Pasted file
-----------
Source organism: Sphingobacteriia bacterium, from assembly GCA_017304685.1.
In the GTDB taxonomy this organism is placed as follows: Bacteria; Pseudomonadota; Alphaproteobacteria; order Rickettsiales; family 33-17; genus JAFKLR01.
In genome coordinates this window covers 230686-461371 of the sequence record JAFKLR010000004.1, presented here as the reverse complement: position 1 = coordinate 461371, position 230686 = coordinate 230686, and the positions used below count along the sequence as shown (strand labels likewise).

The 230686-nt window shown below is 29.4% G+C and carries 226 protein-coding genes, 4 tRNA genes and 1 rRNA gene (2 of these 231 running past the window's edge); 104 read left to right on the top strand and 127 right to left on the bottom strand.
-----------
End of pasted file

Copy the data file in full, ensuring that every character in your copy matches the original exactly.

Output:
Source organism: Sphingobacteriia bacterium, from assembly GCA_017304685.1.
In the GTDB taxonomy this organism is placed as follows: Bacteria; Pseudomonadota; Alphaproteobacteria; order Rickettsiales; family 33-17; genus JAFKLR01.
In genome coordinates this window covers 230686-461371 of the sequence record JAFKLR010000004.1, presented here as the reverse complement: position 1 = coordinate 461371, position 230686 = coordinate 230686, and the positions used below count along the sequence as shown (strand labels likewise).

The 230686-nt window shown below is 29.4% G+C and carries 226 protein-coding genes, 4 tRNA genes and 1 rRNA gene (2 of these 231 running past the window's edge); 104 read left to right on the top strand and 127 right to left on the bottom strand.